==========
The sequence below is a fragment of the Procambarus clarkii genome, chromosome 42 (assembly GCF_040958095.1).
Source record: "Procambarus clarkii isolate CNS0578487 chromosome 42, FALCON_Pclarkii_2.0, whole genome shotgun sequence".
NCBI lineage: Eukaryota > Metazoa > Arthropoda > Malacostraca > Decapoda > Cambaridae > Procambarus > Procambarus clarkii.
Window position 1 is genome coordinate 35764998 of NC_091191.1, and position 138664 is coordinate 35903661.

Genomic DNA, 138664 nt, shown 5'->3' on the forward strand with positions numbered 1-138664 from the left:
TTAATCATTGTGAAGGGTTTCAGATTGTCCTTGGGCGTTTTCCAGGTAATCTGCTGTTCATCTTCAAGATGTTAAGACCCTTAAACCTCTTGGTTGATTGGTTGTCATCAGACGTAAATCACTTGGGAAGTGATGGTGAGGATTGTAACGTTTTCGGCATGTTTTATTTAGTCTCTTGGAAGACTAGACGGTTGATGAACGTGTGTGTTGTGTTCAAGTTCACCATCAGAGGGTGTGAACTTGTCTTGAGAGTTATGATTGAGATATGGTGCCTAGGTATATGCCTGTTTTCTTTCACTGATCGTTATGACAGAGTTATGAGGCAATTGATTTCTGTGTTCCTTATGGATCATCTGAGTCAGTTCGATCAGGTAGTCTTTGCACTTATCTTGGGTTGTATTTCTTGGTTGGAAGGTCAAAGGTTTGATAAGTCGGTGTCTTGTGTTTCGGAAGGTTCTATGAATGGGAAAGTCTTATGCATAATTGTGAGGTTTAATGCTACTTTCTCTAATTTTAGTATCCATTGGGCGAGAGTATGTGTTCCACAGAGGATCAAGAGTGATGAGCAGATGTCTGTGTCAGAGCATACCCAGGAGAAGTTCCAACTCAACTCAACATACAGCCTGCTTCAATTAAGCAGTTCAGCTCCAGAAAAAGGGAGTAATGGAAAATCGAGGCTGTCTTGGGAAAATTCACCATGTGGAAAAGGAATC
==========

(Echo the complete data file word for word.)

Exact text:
The sequence below is a fragment of the Procambarus clarkii genome, chromosome 42 (assembly GCF_040958095.1).
Source record: "Procambarus clarkii isolate CNS0578487 chromosome 42, FALCON_Pclarkii_2.0, whole genome shotgun sequence".
NCBI lineage: Eukaryota > Metazoa > Arthropoda > Malacostraca > Decapoda > Cambaridae > Procambarus > Procambarus clarkii.
Window position 1 is genome coordinate 35764998 of NC_091191.1, and position 138664 is coordinate 35903661.

Genomic DNA, 138664 nt, shown 5'->3' on the forward strand with positions numbered 1-138664 from the left:
TTAATCATTGTGAAGGGTTTCAGATTGTCCTTGGGCGTTTTCCAGGTAATCTGCTGTTCATCTTCAAGATGTTAAGACCCTTAAACCTCTTGGTTGATTGGTTGTCATCAGACGTAAATCACTTGGGAAGTGATGGTGAGGATTGTAACGTTTTCGGCATGTTTTATTTAGTCTCTTGGAAGACTAGACGGTTGATGAACGTGTGTGTTGTGTTCAAGTTCACCATCAGAGGGTGTGAACTTGTCTTGAGAGTTATGATTGAGATATGGTGCCTAGGTATATGCCTGTTTTCTTTCACTGATCGTTATGACAGAGTTATGAGGCAATTGATTTCTGTGTTCCTTATGGATCATCTGAGTCAGTTCGATCAGGTAGTCTTTGCACTTATCTTGGGTTGTATTTCTTGGTTGGAAGGTCAAAGGTTTGATAAGTCGGTGTCTTGTGTTTCGGAAGGTTCTATGAATGGGAAAGTCTTATGCATAATTGTGAGGTTTAATGCTACTTTCTCTAATTTTAGTATCCATTGGGCGAGAGTATGTGTTCCACAGAGGATCAAGAGTGATGAGCAGATGTCTGTGTCAGAGCATACCCAGGAGAAGTTCCAACTCAACTCAACATACAGCCTGCTTCAATTAAGCAGTTCAGCTCCAGAAAAAGGGAGTAATGGAAAATCGAGGCTGTCTTGGGAAAATTCACCATGTGGAAAAGGAATC